DFID supports organisations that help Rohingya women and has committed £129 million to the crisis overall. A third of our recent £70 million allocation is being spent on protection services, including women’s centres, emergency nutrition and midwifery care and support for survivors of gender-based violence. We will continue to explore additional funding options.
Following what the UN referred to as a “frenzy of sexual violence” against Rohingya women and girls, surely the Secretary of State will agree that it is wholly unacceptable that protection services for gender violence have received only one third of the required funding under the UN’s joint response plan. What steps is his Department taking to fill this funding gap?
I have two things to say in response to the hon. Lady’s most appropriate question. First, we do recognise that this appeal is underfunded. We are in the lead in relation to this and we urge other donors to come forward. Secondly, she should be aware of the care with which United Kingdom money has been used to support women in the circumstances that she has described: 30 child-friendly spaces; 19 women’s centres; and 19 sexual and reproductive health clinics. I have seen these at Kutupalong camp and I know how well used they are by women who need counselling and support. The United Kingdom has been very clear about the importance of this as part of the support that we have provided. [Interruption.]
Order. I remind the House very gently that we are discussing the plight of Rohingya women, which is one of the most egregious plights of any people anywhere in the world and should be treated with appropriate respect.
Hundreds of thousands of people have died in what has been widely regarded as ethnic cleansing. What assurances have the UK Government sought from the Myanmar Government that the Rohingya women who return will be safe, following the memorandum of understanding with the United Nations High Commissioner for Refugees, and should they not include a promise of citizenship?
When we talk to any of those in the camps, it is quite clear that they will return to Myanmar/Burma only when they feel that it is safe to do so and when they are citizens and their citizenship has been accepted. At present, I do not think that we have any confidence that any women returning to Burma under any memorandum would be in that position. Until that situation changes, the refugees will need to stay, but it is essential that those issues are dealt with in time.
The fact-finding mission found that this was ethnic cleansing and sexual abuse. Rape was widely found. I thank the Minister for promising to seek assurance that that is being taken care of and that those women are being supported. Is there any more detail available on that, please?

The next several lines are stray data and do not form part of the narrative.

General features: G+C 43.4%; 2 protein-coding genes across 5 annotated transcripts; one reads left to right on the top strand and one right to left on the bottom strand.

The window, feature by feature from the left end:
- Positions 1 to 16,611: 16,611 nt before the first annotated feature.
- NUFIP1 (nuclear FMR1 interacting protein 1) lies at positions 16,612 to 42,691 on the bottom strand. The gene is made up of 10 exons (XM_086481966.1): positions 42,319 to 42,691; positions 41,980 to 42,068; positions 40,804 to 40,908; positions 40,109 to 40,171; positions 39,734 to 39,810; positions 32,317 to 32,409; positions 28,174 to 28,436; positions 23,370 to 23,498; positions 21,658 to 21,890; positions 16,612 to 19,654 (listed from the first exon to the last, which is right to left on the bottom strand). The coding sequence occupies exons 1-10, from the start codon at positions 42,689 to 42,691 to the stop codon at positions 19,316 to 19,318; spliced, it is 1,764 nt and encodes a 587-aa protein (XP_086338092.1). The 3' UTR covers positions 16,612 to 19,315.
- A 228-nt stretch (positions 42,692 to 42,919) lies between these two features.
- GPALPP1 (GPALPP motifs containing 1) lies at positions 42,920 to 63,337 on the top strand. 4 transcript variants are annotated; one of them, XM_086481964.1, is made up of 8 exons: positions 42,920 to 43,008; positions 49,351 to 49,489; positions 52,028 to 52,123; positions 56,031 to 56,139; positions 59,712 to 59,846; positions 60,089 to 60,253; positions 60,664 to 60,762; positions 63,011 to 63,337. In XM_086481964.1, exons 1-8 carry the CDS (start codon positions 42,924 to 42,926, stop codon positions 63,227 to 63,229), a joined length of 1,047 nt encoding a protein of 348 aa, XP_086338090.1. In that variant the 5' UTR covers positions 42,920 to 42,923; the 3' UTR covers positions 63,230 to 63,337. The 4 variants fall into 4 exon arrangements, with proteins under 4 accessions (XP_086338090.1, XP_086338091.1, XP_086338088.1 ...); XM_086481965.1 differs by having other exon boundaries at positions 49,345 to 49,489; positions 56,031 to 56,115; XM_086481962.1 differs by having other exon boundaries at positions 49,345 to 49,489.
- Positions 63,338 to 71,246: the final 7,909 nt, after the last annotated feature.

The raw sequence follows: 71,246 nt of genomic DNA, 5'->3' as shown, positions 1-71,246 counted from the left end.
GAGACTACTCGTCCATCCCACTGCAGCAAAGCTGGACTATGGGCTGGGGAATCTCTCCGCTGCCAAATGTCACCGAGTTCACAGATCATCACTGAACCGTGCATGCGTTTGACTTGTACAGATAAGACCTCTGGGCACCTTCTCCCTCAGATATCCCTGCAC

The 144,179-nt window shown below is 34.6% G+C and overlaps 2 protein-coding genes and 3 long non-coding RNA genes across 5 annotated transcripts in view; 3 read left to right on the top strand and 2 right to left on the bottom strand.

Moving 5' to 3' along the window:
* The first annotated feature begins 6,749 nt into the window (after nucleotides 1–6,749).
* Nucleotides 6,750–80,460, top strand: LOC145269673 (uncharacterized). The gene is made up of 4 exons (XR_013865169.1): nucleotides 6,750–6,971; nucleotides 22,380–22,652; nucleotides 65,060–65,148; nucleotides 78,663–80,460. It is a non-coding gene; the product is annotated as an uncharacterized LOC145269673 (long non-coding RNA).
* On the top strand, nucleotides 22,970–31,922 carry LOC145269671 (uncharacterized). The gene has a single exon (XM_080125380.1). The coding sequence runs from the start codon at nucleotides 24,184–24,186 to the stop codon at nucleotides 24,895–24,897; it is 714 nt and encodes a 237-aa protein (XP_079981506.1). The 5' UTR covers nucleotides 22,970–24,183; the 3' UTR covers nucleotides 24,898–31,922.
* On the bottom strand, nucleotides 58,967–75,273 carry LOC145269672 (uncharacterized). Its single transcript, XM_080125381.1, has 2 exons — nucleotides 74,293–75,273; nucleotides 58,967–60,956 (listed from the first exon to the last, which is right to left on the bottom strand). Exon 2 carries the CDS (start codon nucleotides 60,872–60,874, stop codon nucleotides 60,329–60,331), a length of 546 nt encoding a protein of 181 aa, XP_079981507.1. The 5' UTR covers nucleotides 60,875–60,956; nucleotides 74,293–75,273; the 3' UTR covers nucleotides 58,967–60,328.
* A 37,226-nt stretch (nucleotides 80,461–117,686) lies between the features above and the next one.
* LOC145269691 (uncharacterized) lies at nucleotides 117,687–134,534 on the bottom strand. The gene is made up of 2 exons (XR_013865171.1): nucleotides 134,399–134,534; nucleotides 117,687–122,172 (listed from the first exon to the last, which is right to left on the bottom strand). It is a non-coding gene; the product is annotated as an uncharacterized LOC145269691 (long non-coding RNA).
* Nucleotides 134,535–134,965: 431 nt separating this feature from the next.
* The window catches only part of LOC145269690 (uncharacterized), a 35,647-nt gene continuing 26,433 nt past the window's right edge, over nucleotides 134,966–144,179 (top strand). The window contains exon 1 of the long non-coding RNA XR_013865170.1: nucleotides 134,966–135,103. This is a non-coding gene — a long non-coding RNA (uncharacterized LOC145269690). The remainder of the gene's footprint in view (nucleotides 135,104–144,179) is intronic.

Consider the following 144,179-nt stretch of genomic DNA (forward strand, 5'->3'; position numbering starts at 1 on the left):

The International Development Committee, which is led by Stephen Twigg, questioned me about that just a few weeks ago. We have details on the counselling and support that is being provided. The tragedy is that this will need to go on for some time. It seems likely that those in the camps will not be able to return soon. What is essential—the hon. Lady’s question is helpful in relation to this—is that the eye of the world does not go off this matter. The funding for the support that is needed must not be lost and people must not forget the Rohingya who are in the camps.
A large number of vulnerable Rohingya women and children still live in Rakhine province. What humanitarian assistance are the Government providing to those vulnerable women and girls?
My hon. Friend is correct: there is difficulty in gaining access to the Rakhine province. It has been possible for humanitarian agencies to get into only some of the province. We have sought to reshape our programme to make sure that more support is available to those who are still in Rakhine, and it should not be forgotten that they remain in a very vulnerable position.
These vulnerable Rohingya Muslims may be destined to spend many years as refugees in camps. In addition to the aid that has already been given, has there been any consideration of a diplomatic solution involving substantial up-front international support for refugees and for the wider region in Bangladesh to pump-prime economic and political stability?
We should always preface any remarks by expressing gratitude to the Government of Bangladesh for what they have been able to do for these most vulnerable people. Every effort is being given to the sort of diplomatic solution that will provide an answer, but it is clear from the actions of the Burma Government that this will take some time. My hon. Friend is right: we need to make sure that we keep caring for those in the camps for some period of time, because the very length of their stay will mean that they face new problems, rather than those from which they fled.
The support that we have provided has included counselling and making available people who are able to deal with children who have been traumatised over time. It is quite clear from talking to the aid agencies on my visit that there has been an improvement in people’s condition, but of course the true horror of what they have experienced can never truly be removed until they return home.